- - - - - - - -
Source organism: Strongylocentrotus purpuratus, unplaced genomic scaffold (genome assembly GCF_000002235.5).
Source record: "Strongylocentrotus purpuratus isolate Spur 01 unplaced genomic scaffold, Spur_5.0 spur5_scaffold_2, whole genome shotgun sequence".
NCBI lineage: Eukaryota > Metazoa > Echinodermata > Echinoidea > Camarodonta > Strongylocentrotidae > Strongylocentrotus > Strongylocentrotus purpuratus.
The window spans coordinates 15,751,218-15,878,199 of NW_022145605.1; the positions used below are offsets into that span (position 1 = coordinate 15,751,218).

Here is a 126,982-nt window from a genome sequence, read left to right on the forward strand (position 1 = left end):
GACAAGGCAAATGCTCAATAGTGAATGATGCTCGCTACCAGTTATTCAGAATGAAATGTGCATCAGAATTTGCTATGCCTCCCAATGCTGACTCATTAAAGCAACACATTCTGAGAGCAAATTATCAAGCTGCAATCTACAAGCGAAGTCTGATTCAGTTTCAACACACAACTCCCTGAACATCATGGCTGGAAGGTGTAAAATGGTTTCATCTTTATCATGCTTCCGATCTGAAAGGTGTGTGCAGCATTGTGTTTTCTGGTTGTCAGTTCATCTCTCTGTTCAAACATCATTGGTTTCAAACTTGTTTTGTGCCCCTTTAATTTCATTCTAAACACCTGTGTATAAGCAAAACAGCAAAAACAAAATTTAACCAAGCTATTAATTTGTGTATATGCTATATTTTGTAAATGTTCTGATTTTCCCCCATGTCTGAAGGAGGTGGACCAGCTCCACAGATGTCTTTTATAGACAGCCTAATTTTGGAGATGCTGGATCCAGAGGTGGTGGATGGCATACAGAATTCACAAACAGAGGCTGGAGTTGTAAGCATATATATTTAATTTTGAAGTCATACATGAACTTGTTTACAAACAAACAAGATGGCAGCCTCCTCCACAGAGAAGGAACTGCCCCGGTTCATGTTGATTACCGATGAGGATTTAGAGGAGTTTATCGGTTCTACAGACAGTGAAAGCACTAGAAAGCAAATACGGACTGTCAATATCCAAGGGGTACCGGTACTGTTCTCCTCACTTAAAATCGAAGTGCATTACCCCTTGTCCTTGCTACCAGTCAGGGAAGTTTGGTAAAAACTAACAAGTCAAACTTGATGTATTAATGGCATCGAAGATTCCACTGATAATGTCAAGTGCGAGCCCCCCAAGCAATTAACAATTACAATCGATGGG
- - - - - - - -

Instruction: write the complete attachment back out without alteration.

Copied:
Source organism: Strongylocentrotus purpuratus, unplaced genomic scaffold (genome assembly GCF_000002235.5).
Source record: "Strongylocentrotus purpuratus isolate Spur 01 unplaced genomic scaffold, Spur_5.0 spur5_scaffold_2, whole genome shotgun sequence".
NCBI lineage: Eukaryota > Metazoa > Echinodermata > Echinoidea > Camarodonta > Strongylocentrotidae > Strongylocentrotus > Strongylocentrotus purpuratus.
The window spans coordinates 15,751,218-15,878,199 of NW_022145605.1; the positions used below are offsets into that span (position 1 = coordinate 15,751,218).

Here is a 126,982-nt window from a genome sequence, read left to right on the forward strand (position 1 = left end):
GACAAGGCAAATGCTCAATAGTGAATGATGCTCGCTACCAGTTATTCAGAATGAAATGTGCATCAGAATTTGCTATGCCTCCCAATGCTGACTCATTAAAGCAACACATTCTGAGAGCAAATTATCAAGCTGCAATCTACAAGCGAAGTCTGATTCAGTTTCAACACACAACTCCCTGAACATCATGGCTGGAAGGTGTAAAATGGTTTCATCTTTATCATGCTTCCGATCTGAAAGGTGTGTGCAGCATTGTGTTTTCTGGTTGTCAGTTCATCTCTCTGTTCAAACATCATTGGTTTCAAACTTGTTTTGTGCCCCTTTAATTTCATTCTAAACACCTGTGTATAAGCAAAACAGCAAAAACAAAATTTAACCAAGCTATTAATTTGTGTATATGCTATATTTTGTAAATGTTCTGATTTTCCCCCATGTCTGAAGGAGGTGGACCAGCTCCACAGATGTCTTTTATAGACAGCCTAATTTTGGAGATGCTGGATCCAGAGGTGGTGGATGGCATACAGAATTCACAAACAGAGGCTGGAGTTGTAAGCATATATATTTAATTTTGAAGTCATACATGAACTTGTTTACAAACAAACAAGATGGCAGCCTCCTCCACAGAGAAGGAACTGCCCCGGTTCATGTTGATTACCGATGAGGATTTAGAGGAGTTTATCGGTTCTACAGACAGTGAAAGCACTAGAAAGCAAATACGGACTGTCAATATCCAAGGGGTACCGGTACTGTTCTCCTCACTTAAAATCGAAGTGCATTACCCCTTGTCCTTGCTACCAGTCAGGGAAGTTTGGTAAAAACTAACAAGTCAAACTTGATGTATTAATGGCATCGAAGATTCCACTGATAATGTCAAGTGCGAGCCCCCCAAGCAATTAACAATTACAATCGATGGG